6  employee sent offensive e-mail to colleague and labour broker’s client insisted that he be removed from its premises  broker convened disciplinary hearing and issued final written warning  client refused to permit employee to return to its premises  broker retrenched employee after consultation process Court held that:  contractual provision that enables labour broker to withdraw employee placed with client contrary to public policy and in breach of constitutional right to fair labour practices  labour brokers and clients ‘not at liberty to structure their contractual relationships in a way that would effectively treat employees as commodities to be passed on and traded at the whim and fancies of the client’  broker has right to approach court for recourse against client who refuses placement of employee

7 2.2 Desertion Jammin Retail (Pty) Ltd v Mokwane & others [2010] 4 BLLR 404 (LC)  contract of employment provided that it would automatically terminate if employee absent from work without permission for more than five consecutive days  employee dismissed after unauthorised absence from work Court held that:  private sector employer to grant deserters hearings before dismissing them if their whereabouts are known  employer knew employee’s home address and made no attempt to contact her  dismissal substantively fair but procedurally unfair because employee not given hearing before dismissal

8 Samancor Tubatse Ferrochrome v MEIBC & others [2010] 8 BLLR 824 (LAC)  employee dismissed after being held in police custody for 150 days  dismissed for “operational incapacity” as he was physically unable to tender his services Court held that:  incapacity not confined to ill health, injury or poor work performance and includes inability to work through any incapacitating cause  fairness of dismissal depends on facts  employer had no idea how long the employee would be incarcerated, and there was a commercial need to fill employee’s position.  dismissal substantively fair

9 Jordaan v CCMA (unreported PA 1/09 11/5/ 2010 LAC)  employee resigned after refusing to sign restraint of trade and claimed constructive dismissal Court held that:  2 stage enquiry – i) whether constructive dismissal and ii) whether dismissal fair  not independent enquiries and same facts relevant to both  intolerability is an objective enquiry and employee must show that no reasonable option but to resign  employer had legitimate interest in asking for restraint to be signed and no constructive dismissal found Strategic Liquor Services v Mvumbi NO & others [2009] 9 BLLR 847 (CC)  employee given choice between resigning and placed on “poor work performance training programme”  employee chose to resign claiming no option as going to get dismissed regardless Court held that  test for constructive dismissal is not whether employee has choice of resigning or remaining, but whether employer has made continued employment intolerable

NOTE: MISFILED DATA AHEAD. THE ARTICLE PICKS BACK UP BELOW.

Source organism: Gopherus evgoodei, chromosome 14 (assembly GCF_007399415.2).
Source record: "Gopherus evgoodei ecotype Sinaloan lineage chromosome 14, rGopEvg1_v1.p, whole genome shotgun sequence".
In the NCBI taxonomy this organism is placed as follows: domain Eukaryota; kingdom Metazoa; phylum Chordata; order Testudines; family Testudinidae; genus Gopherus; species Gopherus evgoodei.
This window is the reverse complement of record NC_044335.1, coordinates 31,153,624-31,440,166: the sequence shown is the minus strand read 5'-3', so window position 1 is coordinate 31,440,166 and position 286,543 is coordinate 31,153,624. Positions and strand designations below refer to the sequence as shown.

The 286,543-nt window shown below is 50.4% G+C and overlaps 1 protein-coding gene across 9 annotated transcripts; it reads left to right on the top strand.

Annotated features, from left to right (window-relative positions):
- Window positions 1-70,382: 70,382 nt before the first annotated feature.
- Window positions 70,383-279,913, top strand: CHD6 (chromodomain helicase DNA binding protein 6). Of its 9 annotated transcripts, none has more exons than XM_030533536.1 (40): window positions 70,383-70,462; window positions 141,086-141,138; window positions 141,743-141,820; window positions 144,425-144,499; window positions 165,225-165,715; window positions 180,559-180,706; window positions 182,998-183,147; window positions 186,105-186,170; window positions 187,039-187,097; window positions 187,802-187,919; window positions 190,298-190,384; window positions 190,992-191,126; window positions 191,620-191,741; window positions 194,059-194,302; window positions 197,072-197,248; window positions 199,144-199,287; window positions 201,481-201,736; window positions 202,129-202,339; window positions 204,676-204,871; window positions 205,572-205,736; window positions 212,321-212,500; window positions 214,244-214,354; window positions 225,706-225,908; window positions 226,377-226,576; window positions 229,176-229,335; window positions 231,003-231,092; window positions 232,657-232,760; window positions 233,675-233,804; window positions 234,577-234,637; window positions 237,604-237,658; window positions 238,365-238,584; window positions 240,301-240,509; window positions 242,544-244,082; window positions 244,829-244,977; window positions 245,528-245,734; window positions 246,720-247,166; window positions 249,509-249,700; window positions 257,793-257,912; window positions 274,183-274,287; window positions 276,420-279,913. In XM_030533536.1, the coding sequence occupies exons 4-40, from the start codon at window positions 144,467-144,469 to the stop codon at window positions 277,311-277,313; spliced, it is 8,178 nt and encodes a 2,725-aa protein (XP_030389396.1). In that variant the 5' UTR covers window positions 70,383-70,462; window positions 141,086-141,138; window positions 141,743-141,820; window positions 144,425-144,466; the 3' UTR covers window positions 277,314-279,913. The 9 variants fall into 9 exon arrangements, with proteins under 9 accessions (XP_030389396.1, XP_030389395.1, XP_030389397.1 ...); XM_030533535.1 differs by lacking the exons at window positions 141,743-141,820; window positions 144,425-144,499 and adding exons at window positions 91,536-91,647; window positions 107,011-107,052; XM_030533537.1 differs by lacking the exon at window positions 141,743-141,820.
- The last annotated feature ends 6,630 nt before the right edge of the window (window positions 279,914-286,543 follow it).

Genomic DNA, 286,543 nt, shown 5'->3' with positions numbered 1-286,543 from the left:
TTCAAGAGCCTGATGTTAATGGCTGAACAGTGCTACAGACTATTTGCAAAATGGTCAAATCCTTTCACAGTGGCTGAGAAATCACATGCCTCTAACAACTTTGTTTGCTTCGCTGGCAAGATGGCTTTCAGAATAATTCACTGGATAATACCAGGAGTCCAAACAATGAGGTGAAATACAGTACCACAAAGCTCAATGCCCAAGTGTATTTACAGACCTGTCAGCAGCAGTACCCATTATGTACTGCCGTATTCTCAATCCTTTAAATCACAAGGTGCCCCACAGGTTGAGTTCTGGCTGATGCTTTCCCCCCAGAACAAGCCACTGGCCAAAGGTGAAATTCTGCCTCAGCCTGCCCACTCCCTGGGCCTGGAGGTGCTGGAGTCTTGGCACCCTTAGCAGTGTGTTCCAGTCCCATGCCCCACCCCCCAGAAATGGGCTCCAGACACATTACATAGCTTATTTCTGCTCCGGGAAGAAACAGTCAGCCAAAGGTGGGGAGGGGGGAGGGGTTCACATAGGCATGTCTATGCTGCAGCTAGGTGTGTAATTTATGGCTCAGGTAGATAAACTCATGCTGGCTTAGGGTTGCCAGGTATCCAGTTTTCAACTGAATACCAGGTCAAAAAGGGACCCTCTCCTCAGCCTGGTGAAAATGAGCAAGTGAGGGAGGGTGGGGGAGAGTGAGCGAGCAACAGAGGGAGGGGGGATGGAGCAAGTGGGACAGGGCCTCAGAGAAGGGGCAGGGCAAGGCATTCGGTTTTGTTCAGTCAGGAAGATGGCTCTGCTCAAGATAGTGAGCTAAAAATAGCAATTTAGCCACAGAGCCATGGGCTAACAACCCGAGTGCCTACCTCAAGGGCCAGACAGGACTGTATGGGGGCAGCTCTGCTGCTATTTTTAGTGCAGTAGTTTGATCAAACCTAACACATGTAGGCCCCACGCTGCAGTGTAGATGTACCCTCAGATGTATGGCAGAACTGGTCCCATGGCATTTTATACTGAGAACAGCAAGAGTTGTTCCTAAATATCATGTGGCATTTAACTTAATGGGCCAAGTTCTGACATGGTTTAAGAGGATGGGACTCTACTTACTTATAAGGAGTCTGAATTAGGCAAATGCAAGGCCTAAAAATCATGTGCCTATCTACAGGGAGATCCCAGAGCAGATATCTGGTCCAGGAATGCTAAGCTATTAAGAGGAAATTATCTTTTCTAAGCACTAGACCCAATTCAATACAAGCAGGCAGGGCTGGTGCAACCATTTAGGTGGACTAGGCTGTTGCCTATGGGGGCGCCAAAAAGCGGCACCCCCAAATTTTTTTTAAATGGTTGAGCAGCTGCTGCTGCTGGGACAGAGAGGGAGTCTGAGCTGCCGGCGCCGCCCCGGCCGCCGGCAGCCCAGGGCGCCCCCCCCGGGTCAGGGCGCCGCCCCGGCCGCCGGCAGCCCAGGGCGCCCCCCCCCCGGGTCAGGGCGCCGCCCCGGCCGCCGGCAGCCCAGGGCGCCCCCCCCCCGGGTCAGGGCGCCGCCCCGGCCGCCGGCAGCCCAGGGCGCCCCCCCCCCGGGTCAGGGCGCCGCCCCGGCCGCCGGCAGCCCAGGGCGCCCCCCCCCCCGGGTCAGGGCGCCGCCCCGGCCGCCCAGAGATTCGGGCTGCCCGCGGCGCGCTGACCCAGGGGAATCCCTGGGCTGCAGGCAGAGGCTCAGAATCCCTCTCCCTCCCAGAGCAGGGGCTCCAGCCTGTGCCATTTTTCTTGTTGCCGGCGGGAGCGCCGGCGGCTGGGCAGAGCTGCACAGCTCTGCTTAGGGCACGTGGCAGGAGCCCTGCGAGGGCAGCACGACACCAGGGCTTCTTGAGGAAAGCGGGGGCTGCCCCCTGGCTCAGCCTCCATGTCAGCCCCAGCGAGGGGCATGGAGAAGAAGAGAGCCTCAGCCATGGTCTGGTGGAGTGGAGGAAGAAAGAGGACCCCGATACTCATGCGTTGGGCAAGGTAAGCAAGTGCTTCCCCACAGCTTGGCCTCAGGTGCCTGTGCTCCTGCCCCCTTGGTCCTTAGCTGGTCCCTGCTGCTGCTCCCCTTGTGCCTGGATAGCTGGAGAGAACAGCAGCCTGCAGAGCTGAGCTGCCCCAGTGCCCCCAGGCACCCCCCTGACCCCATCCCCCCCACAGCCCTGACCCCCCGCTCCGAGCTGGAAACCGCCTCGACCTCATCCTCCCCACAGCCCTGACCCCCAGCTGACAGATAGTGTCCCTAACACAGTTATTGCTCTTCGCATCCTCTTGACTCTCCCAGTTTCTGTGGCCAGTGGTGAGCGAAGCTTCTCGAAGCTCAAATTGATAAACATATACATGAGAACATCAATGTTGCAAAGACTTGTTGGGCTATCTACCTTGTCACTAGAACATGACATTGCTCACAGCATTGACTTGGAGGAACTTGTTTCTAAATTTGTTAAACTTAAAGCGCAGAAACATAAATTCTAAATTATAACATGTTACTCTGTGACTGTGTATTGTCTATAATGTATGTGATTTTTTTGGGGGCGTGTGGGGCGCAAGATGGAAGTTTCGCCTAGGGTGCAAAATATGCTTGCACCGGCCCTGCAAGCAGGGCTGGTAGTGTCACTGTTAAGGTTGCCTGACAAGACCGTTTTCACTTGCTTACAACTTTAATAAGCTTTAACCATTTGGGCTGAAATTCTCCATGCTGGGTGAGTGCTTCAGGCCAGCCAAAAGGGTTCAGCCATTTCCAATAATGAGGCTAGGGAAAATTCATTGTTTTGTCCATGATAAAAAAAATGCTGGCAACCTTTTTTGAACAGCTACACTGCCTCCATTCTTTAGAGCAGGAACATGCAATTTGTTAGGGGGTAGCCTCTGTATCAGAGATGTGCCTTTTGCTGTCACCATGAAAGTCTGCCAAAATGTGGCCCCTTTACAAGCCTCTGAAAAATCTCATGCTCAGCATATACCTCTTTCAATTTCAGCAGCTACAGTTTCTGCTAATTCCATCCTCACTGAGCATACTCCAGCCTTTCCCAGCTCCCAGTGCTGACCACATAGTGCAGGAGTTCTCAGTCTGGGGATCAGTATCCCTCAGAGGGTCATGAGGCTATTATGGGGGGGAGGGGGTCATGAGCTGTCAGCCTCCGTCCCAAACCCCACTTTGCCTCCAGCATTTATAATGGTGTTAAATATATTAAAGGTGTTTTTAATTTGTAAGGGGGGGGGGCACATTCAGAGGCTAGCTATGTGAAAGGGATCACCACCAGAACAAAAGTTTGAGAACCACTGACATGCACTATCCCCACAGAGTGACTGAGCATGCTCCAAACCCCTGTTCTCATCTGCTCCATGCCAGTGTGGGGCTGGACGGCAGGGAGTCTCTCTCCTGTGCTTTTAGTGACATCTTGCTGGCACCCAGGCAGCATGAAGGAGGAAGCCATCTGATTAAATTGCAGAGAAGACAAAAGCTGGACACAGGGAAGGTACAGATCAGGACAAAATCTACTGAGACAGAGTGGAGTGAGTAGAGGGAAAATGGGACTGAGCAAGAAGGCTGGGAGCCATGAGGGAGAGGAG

10 Chabeli v CCMA & others [2010] 4 BLLR 389 (LC) Court held that:  objective assessment of the employer’s conduct to be assessed in totality to assess intolerability  court should not fragment the employee’s complaints and conduct of employer to be considered as a whole in assessing whether its effect, judged reasonably and sensibly, was such that the employee could not be expected to put up with it

11 South African Maritime Safety Authority v McKenzie [2010] 5 BLLR 488 (SCA)  employee dismissed and after pursuing remedies under LRA reached settlement agreement with employer  employee claimed damages for breach of employment arising out of his unfair dismissal  court considered whether High Court has jurisdiction to determine claim  comprehensive unfair dismissal provisions do not provide for importation of statutory rights into employment contract  when employees subject to and protected by LRA their employment contracts are not subject to an implied term incorporating the statutory right to fair labour practices and fair dismissal  mechanical duplication of common law and statutory rights flies in the face of legislative vision of a comprehensive labour law framework